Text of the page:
David: [00:04:02] Right. You know, it’s interesting, Joe, when I joined the PDA a couple of years ago, I didn’t think about private company governance versus public company governance. When I’ve done M&A work, and I’ve developed strategies to get into new businesses and markets I’ve never segmented the market by private versus public.

But what was interesting is that I found all these factoids and when I see these factoids happening at a macroeconomic level, you know that things are happening or bubbling up and things are changing in the current industry.

One factoid is that there’s more money on the balance sheets now, as of 2019,  in private companies, then there is a public company.

Another factoid that kind of blew me away to give me a sense of the, of the momentous size of private companies and their impact to our GDP, was just the fact that there’s more money being spent in [00:05:00] private family offices, not necessarily the businesses, but just family offices that invest multigenerational wealth, than there is in the total worldwide hedge fund market.

Joe: [00:05:12] Right. You know, Raza and I have talked a little about this in the past and it really is pretty stunning to think about. I don’t think it’s commonly recognized the extent to which the money and the private business world has grown so much.

Raza: [00:05:28] The private capital formation into companies has been a big, tremendous driver of, activity and wealth not only in this country, but worldwide. We also talked about it earlier in our podcast episodes that the number of  publicly traded companies since the .com bubble is almost half for what it is today. And so that also tells you the state of the public markets. So both of those dynamics combined really does mean that a lot of [00:06:00] governance need is on the private company side.

Joe: [00:06:04] I’m curious, David, what brought you to the PDA to begin with? I think you joined the chapter in Chicago. You said?

David: [00:06:09] I was invited to a speaker panel program in Chicago by a neighbor and friend of mine and the program itself and the way the PDA conducted its program, and the happy hour beforehand of networking was strikingly interesting to me. So not only was it a great program of content around board governance and private companies, but the networking portion where there was good cocktails and food before the presentation, I remember meeting at least six people who had amazing experience across the spectrum of family businesses or founder-led businesses and had great stories and they were smart people and they were friendly. One thing that attracted me was the culture of this association.

I’ve been a member of [00:07:00] NACD. I’ve been a member of the Planning Forum. I’ve been a member of the ACG, Association for Corporate Growth and I was also as a CEO of my own companies. I’ve been a member of Vistage off and on based upon what my needs were but I really liked the culture that I found here and the fact that it really it’s a culture that I’m not sure was basically a Midwestern culture or whether it was the principles that were driven by the founders. What I now know is it was really a combination of both, where they really pay attention to the members and the networking value, and the fact that most of our members want to expand their network when they joined the PDA.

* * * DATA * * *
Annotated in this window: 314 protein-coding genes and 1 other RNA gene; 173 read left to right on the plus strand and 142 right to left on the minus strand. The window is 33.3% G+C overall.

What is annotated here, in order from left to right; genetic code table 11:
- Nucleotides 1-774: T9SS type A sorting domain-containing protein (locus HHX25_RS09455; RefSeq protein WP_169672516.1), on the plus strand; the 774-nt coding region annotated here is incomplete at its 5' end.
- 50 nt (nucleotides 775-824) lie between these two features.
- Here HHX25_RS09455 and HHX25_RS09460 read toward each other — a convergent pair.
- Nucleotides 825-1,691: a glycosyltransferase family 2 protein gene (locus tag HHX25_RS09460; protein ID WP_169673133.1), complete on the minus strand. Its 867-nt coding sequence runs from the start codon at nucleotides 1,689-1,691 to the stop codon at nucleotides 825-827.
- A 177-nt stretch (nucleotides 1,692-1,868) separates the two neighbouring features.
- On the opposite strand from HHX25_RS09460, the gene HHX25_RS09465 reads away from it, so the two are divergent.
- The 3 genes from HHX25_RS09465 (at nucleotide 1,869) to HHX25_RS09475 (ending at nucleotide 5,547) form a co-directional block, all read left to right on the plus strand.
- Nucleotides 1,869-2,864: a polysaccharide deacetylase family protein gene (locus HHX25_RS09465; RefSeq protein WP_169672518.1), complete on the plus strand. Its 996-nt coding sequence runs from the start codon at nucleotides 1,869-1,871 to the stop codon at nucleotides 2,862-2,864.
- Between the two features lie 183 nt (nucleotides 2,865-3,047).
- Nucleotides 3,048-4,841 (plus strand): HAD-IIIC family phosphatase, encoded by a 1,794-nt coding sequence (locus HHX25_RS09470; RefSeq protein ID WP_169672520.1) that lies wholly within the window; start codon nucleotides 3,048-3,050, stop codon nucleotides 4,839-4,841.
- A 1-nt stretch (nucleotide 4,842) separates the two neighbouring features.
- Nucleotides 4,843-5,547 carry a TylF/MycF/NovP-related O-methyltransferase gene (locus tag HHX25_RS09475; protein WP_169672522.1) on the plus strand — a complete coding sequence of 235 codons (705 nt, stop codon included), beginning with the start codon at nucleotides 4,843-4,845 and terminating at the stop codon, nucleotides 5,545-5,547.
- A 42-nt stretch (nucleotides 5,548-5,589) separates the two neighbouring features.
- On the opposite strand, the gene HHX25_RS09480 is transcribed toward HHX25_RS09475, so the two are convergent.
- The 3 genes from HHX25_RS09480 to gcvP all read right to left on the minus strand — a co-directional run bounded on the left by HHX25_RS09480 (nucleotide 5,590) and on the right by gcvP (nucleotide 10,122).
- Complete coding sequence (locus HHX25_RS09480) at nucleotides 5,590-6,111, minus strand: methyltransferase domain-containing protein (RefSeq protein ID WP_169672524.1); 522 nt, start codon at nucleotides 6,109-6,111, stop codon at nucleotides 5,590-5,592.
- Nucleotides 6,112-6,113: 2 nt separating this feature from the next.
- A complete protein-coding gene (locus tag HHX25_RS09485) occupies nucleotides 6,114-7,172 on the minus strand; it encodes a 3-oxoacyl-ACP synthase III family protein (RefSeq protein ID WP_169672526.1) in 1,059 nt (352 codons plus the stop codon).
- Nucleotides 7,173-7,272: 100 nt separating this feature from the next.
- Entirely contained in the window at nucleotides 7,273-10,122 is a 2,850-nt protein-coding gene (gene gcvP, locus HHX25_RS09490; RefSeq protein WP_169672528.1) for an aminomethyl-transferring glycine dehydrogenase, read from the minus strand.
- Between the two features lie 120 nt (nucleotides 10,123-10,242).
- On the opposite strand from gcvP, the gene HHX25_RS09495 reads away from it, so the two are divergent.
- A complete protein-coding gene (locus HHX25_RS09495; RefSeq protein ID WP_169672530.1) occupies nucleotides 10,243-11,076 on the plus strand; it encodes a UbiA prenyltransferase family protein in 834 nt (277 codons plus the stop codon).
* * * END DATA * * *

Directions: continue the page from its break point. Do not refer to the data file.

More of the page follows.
Joe: [00:07:40] Yeah, well, it’s interesting because a lot of organizations offer networking, but it’s variable to say the least, sometimes it works, sometimes it doesn’t sometimes it’s just almost useless. So it’s interesting that that is one of the things you think is a real strength of the PDA.

I guess the mid-Western roots could [00:08:00] explain it and maybe, I mean, is it possible that it just, that the people, because it’s a relatively new organization, more likely to have more in common to begin with? Is that possible? I mean, I’m just trying to figure out what makes a group better at networking, more valuable to those members for networking purposes.

David: [00:08:20] Well, I can give you an example. So one of the things that was apparent to me after my second or third meeting was that no one was standing alone for too long and if I’d see someone standing alone, I’d see another member walk over to that person, introduce themselves, start a conversation, and then immediately move them over to somebody else that they could introduce them to that was probably in line with what was on their mind at the time and that culture, I think is principled and proactively demonstrated, but also [00:09:00] it may come from the Midwest.

I’m very visual person and you know, when I think of public companies, when I’ve looked at them in the past, I see them in their lanes and there’s a lot of conformity across public companies and how they govered.

You’ve got your FINRA lane, you’ve got your SEC lane, you’ve got your Sarbanes Oxley lane and you’ve got your IRS lane and all those lanes force you to manage and govern consistently across company to company. So when I think of public companies, I think that they’re managed and as long as you get the ball down the middle, keep it out of the gutters you’re going to hit the pins at the end.